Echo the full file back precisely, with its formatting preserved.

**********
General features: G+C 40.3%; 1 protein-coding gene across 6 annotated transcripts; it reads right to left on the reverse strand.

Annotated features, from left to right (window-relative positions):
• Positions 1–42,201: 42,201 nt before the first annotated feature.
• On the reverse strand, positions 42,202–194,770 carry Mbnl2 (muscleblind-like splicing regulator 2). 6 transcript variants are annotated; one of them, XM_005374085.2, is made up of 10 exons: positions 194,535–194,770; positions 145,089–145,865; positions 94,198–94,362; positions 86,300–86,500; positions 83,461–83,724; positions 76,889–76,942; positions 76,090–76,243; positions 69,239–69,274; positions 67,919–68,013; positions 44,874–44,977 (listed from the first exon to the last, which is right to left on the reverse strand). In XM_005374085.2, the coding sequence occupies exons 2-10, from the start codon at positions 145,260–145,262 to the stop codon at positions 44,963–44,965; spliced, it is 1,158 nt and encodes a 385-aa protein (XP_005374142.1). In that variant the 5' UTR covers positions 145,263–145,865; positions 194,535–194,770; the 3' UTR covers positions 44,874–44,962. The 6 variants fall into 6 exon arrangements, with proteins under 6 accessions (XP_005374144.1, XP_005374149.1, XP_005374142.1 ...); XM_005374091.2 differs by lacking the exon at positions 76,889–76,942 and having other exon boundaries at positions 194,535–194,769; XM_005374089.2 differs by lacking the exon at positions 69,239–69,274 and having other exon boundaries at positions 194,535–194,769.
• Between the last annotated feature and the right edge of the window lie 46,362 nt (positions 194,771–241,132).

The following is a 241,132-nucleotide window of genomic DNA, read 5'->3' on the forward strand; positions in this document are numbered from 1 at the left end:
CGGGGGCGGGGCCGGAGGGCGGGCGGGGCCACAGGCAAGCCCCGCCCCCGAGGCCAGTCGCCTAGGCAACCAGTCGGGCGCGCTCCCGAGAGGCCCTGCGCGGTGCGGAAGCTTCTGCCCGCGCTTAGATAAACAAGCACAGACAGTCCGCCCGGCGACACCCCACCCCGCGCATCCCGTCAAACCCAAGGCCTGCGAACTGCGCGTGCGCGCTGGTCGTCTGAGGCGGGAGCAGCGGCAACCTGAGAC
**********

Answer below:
General features: G+C 40.3%; 1 protein-coding gene across 6 annotated transcripts; it reads right to left on the reverse strand.

Annotated features, from left to right (window-relative positions):
• Positions 1–42,201: 42,201 nt before the first annotated feature.
• On the reverse strand, positions 42,202–194,770 carry Mbnl2 (muscleblind-like splicing regulator 2). 6 transcript variants are annotated; one of them, XM_005374085.2, is made up of 10 exons: positions 194,535–194,770; positions 145,089–145,865; positions 94,198–94,362; positions 86,300–86,500; positions 83,461–83,724; positions 76,889–76,942; positions 76,090–76,243; positions 69,239–69,274; positions 67,919–68,013; positions 44,874–44,977 (listed from the first exon to the last, which is right to left on the reverse strand). In XM_005374085.2, the coding sequence occupies exons 2-10, from the start codon at positions 145,260–145,262 to the stop codon at positions 44,963–44,965; spliced, it is 1,158 nt and encodes a 385-aa protein (XP_005374142.1). In that variant the 5' UTR covers positions 145,263–145,865; positions 194,535–194,770; the 3' UTR covers positions 44,874–44,962. The 6 variants fall into 6 exon arrangements, with proteins under 6 accessions (XP_005374144.1, XP_005374149.1, XP_005374142.1 ...); XM_005374091.2 differs by lacking the exon at positions 76,889–76,942 and having other exon boundaries at positions 194,535–194,769; XM_005374089.2 differs by lacking the exon at positions 69,239–69,274 and having other exon boundaries at positions 194,535–194,769.
• Between the last annotated feature and the right edge of the window lie 46,362 nt (positions 194,771–241,132).

The following is a 241,132-nucleotide window of genomic DNA, read 5'->3' on the forward strand; positions in this document are numbered from 1 at the left end:
CGGGGGCGGGGCCGGAGGGCGGGCGGGGCCACAGGCAAGCCCCGCCCCCGAGGCCAGTCGCCTAGGCAACCAGTCGGGCGCGCTCCCGAGAGGCCCTGCGCGGTGCGGAAGCTTCTGCCCGCGCTTAGATAAACAAGCACAGACAGTCCGCCCGGCGACACCCCACCCCGCGCATCCCGTCAAACCCAAGGCCTGCGAACTGCGCGTGCGCGCTGGTCGTCTGAGGCGGGAGCAGCGGCAACCTGAGAC